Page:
By James M. Dorsey
Thousands of soccer fans demand an end to military rule (Source: 3arabawy)
Thousands of militant, violence-prone, highly politicized soccer fans formed the core of mass protests in Cairo that late Friday stormed the Israeli embassy in Cairo and earlier besieged the headquarters of the Egyptian security forces.
The militants or ultras – radical soccer fan groups modelled on similar organizations in Serbia and Italy that played a key role in the overthrow of Egyptian president Hosni Mubarak – were the backbone of the protest under the slogan “Correct the Path” aimed at putting an end to the role of the military in the country’s transition toward democracy.
The protest and the escalation with the attack on the Israeli embassy reflects mounting concern among segments of the Egyptian population with perceived efforts by the military to curb hard-fought freedoms and ensure that the military’s privileged position is secured by any government that emerges from parliamentary and presidential elections later this year.
The military forced Mr. Mubarak in February to bow to protesters’ demand that he resign after 30 years in office and took over power with the pledge to lead the country to elections within six months. The military has since delayed the election date although few believe that it wants to retain power, been slow in holding accountable police officers and Mubarak loyalists responsible for the deaths of hundreds during the protests that led to the toppling of the president, cracked down on the right to criticize the armed forces and charged thousands of protesters and activists in military courts. Many Egyptians have also taken the military to task for failing to respond forcefully to the killing last month of three Egyptian soldiers by Israeli forces chasing Palestinian militants near the border with Egypt. Egypt alongside Jordan is the only Arab nation to have concluded a peace treaty with Israel and to have established diplomatic relations.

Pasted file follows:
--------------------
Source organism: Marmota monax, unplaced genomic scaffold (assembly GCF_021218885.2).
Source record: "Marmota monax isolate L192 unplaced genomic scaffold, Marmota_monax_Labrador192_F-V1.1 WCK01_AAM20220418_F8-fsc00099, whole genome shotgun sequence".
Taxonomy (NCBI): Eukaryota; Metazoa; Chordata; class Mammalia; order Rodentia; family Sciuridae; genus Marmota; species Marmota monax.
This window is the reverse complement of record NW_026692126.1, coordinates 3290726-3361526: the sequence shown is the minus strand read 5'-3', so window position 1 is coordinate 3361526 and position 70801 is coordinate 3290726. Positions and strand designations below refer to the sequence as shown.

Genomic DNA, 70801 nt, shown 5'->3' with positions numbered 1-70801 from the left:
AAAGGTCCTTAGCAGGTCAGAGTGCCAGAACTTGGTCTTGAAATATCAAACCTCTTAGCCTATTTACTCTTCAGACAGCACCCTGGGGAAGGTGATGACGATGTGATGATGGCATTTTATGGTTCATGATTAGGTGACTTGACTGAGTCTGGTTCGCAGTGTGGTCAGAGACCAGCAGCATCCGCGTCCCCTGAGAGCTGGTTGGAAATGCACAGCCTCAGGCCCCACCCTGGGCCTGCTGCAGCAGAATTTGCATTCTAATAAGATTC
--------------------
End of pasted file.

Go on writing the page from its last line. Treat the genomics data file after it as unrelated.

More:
“Ultras groups steal the show,” said Egypt’s Al Ahram newspaper, adding that the militant soccer fans were the most organized group as protesters gathered after Friday prayers on Cairo’s Tahrir Square where many had camped out for 18 days earlier this year until Mr. Mubarak announced his resignation.
The soccer pitch alongside the mosque was virtually the only venue where Egyptian could vent anger and pent-up anger under the Mubarak regime. Street battle-hardened by four years of weekly clashes with security forces and between themselves in soccer stadiums, the ultras played a key role in breaking the barrier of fear during clashes with Mubarak loyalists in the protests that brought the president down. They saw the stadium brawls as preparation for a day in which they would play a key role in Egypt’s throwing off the yoke of autocratic rule.
On Friday, the ultras from arch rival Cairo soccer clubs Al Ahly SC and Al Zamalek SC set aside their deep-seated animosity much like they did in late January and early February during the anti-Mubarak protests. As a result, the militants were at the forefront of the storming of the headquarters of the hated security police immediately after Mr. Mubarak’s downfall as they were late Friday in the violent demonstrations in front of the interior ministry and the storming of the Israeli embassy.